redirection information referenced by at the Indirection-id.  This
   locally available redirection information is derived from out-of-band
   programming or signalling. other side
   next-hop information.  The table key consists out the combination of
   indirection-id type and indirection-id 32-bit value.

   The redirect-to-Indirection-id redirect-to-indirection-id flowspec action is encoded in a newly
   defined BGP extended Indirection_ID community.

   The construction  In addition, the type of redirection
   can be configured as an extended community indirection-id type field.

   This draft defines the Indirection-id redirect table indirection-id extended-community and the
   technology used
   wellknown indirection-id types.  The specific solution to create an engineered path construct
   the localised indirection-id mapping table are out-of-scope of this
   document.

2.  INDIRECTION_ID  indirection-id and INDIRECTION_ID Table indirection-id table

   An INDIRECTION_ID indirection-id is an abstract number (32-bit or 128-bit value) used as
   identifier for a localised redirection indirection decision. e.g.  When  The indirection-id
   will allow a
   BGP flowspec controller intends client to redirect traffic into a flow using te redirect-
   to-INDIRECTION_ID action then it has the ability to redirect the flow
   to service plane
   or onto an engineered traffic path.  e.g.  When a destination abstracted as the INDIRECTION_ID.  The device
   receiving the BGP flowspec rule will use
   controller signals a flowspec client the INDIRECTION_ID to
   identify indirection-id extended
   community, then the next-hop and flowspec client uses the relevant tunnel encapsulations that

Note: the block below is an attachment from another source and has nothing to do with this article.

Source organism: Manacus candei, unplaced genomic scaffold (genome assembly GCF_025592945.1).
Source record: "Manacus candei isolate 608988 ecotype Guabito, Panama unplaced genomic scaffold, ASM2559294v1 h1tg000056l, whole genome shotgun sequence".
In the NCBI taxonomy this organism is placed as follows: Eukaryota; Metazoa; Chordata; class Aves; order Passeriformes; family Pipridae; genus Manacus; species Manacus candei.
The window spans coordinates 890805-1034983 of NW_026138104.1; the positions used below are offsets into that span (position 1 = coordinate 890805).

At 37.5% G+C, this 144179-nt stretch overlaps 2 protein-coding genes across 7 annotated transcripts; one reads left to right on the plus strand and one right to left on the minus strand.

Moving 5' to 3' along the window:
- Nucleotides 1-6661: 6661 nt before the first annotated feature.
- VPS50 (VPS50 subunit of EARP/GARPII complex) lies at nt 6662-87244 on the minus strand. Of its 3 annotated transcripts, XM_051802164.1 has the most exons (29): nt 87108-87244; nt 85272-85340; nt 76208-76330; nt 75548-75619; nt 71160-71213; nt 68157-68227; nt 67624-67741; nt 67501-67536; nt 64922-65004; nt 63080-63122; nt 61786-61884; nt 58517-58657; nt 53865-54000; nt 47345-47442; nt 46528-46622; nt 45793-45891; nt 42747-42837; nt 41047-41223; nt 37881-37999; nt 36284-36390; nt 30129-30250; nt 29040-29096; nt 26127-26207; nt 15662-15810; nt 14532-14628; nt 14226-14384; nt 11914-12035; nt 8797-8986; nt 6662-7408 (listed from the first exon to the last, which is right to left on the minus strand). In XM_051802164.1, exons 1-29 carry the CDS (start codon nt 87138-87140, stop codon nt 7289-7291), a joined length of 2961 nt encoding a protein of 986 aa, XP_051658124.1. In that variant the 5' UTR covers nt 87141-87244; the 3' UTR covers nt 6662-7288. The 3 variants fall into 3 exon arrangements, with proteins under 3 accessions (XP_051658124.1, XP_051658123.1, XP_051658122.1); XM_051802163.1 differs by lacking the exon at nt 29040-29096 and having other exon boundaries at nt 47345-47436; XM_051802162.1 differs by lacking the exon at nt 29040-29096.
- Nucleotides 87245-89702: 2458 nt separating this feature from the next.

need indirection-id to be pushed by make a localised
   recursive lookup using to retrieve next-hop information
   located within the INDIRECTION_ID found in a
   localised indirection mapping table.

   The INDIRECTION_ID Table indirection-id table is a router localised table.  The
   indirection-id table
   content is constructed out of INDIRECTION_IDs and corresponding
   redirect information which may be of rescursive or non-recursive
   nature.  When the redirect information table keys mapped to
   flowspec client localised redirection information.  The table key is non-recursive, then
   created by the
   represented information MUST be sufficient to identify combination of the local
   egress interface indirection-id type and the corresponding required encapsulations.
   However, if the information is recursive, then
   indirection-id 32-bit value.  Each entry in the represented
   information MUST be indirection-table key
   maps to sufficient information (parameters regarding encapsulation,
   interface, QoS, etc...) to identify the local egress interface
   and corresponding encapsulations using additional recursions. successfully redirect traffic.

3.  Use Case Scenarios

   This section describes use-case scenarios when deploying redirect-to-
   INDIRECTION_ID.
   indirection-id.

3.1.  Redirection shortest Path tunnel

   A first use-case is allowing a BGP Flowspec controller to send a
   single flowspec policy message (redirect-to-INDIRECTION_ID#1) route (i.e. flowspec_route#1) to many BGP
   flowspec consuming routers. clients.  This message is instructing flowspec route signals the Flowspec
   recipient routers clients